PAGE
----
Manufacturer's Suggested Retail Price (MSRP), also known as "sticker" price, is a recommended selling price that automakers give a new car that is above the invoice price paid by the dealer. It is a price that does not include any options that can be added to a particular car style. When shown as a range, the prices are starting MSRPs, without options, for multiple styles for that model.
This price range reflects the Kelley Blue Book Suggested Retail value for all trim levels, but not necessarily all available options.
The Kelley Blue Book Suggested Retail value represents the amount an auto dealer might ask for a specific vehicle; the actual sale price will vary. A vehicle's popularity, condition, warranty, color and local market conditions are factors involved in determining a final price. The retail value is not a trade-in or private party value.
The Suggested Retail value assumes that the vehicle has been fully reconditioned and has a clean title history. The Suggested Retail value also allows for advertising, sales commissions, insurance and other costs of doing business as a dealer. Most vehicles offered at this price have passed an inspection, and some may carry a warranty. Vehicle mileage is assumed to be normal or below normal.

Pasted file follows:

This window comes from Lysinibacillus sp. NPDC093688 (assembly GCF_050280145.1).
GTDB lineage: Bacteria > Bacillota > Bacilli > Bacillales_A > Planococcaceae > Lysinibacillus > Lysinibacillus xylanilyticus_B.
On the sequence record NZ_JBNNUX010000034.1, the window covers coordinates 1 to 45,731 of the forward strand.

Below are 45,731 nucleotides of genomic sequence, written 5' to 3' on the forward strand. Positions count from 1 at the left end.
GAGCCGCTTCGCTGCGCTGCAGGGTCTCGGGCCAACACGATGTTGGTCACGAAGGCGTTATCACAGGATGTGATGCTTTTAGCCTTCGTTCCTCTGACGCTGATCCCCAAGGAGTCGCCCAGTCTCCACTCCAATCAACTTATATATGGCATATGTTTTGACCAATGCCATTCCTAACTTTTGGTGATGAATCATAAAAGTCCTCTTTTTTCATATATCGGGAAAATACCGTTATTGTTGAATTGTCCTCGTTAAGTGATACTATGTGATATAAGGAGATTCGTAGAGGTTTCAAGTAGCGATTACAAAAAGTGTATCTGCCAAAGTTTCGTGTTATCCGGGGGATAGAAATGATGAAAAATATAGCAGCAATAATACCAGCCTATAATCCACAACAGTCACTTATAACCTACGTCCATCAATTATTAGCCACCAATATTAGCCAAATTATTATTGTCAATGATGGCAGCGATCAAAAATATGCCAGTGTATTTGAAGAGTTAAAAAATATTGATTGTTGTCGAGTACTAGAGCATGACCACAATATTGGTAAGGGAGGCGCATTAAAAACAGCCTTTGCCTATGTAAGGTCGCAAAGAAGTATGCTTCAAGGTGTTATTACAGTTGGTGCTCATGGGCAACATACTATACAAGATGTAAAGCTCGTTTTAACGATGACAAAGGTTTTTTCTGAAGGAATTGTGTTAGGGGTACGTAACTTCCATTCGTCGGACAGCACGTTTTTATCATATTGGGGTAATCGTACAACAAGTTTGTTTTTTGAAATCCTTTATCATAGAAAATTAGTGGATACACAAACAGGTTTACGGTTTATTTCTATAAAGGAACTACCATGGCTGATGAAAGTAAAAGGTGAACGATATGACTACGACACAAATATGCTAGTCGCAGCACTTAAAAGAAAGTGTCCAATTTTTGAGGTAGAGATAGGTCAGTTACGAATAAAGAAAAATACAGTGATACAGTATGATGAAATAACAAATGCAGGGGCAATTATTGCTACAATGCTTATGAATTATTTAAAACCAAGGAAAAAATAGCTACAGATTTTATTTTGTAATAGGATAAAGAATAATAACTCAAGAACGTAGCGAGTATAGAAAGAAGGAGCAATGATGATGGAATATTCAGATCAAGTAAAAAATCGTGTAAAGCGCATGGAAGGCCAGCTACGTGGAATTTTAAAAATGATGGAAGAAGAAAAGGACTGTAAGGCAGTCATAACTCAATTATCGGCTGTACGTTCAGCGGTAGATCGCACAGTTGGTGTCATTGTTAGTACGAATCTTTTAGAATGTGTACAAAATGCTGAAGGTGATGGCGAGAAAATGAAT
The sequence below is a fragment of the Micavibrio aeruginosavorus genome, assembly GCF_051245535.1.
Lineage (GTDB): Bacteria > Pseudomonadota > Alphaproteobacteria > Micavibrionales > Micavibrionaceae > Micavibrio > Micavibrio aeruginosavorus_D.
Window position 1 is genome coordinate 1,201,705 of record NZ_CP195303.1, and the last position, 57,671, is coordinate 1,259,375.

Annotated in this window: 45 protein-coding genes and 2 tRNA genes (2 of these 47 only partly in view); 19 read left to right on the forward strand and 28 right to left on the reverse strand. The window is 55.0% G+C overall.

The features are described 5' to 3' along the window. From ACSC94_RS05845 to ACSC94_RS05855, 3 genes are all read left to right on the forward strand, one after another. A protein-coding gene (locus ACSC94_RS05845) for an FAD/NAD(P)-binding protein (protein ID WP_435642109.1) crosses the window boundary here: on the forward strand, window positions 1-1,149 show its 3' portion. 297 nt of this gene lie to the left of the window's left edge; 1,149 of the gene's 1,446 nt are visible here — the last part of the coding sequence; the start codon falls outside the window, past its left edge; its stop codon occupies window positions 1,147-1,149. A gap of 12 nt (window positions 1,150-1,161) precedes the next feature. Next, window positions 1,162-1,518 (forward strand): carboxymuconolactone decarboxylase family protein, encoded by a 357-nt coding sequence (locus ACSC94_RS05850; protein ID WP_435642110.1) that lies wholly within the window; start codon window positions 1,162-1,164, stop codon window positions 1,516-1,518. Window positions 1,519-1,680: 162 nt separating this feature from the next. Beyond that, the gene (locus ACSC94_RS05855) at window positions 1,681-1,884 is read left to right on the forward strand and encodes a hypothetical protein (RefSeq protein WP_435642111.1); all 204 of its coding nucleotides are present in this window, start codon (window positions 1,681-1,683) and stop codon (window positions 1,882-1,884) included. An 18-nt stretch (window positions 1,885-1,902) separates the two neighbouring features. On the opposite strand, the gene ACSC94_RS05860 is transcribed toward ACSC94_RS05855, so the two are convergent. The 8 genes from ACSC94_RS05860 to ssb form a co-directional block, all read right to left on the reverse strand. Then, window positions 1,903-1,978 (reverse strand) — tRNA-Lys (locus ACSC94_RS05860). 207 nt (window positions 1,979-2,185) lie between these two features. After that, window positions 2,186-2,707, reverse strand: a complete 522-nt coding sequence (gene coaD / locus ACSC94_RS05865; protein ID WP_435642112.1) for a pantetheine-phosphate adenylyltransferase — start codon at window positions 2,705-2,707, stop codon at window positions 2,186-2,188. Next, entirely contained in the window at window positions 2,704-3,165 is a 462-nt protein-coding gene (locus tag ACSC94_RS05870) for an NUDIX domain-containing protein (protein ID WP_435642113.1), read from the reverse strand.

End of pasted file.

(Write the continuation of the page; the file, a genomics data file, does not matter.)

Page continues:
Best Bets get average or better mpg, have average or better reliability, good crash-test ratings, and our experts' recommendations.
By Jim Mateja
April 23, 1989
Hurry up and wait. The rule of thumb for the military and for buying a Corvette. Regardless of what Chevy came up with in any given year, Vette connoisseurs were always waiting for the next glimpse of high tech, the next innovation just
around the corner. Remember all the talk, rumors and speculation over an all-aluminum engine, turbocharging and twin turbos. This year, it was the ZR-1, or King of the Hill, that Vette aficionados were waiting for-the 32-valve,
375-horsepower V-8 harnessed to a 6-speed manual transmisson. The King`s 0-to-60 m.p.h. quickness was being equated with the speed of light and/or sound, depending on who was making the comparison. But the `89 King has been put on hold until this
fall, when it will come out as a 1990 model. As previously reported (Business, Feb. 10), the slow startup of engine production forced Chevrolet to delay the introduction rather than put only a few hundred on sale as 1989s. The problem with the
``what`s next`` approach is that few people pay more than passing attention to the current Vette. If Chevy brought out the Vette with Cher as a live hood ornament, the what`s next group would still say, ``So, what`s next?`` Perhaps that`s one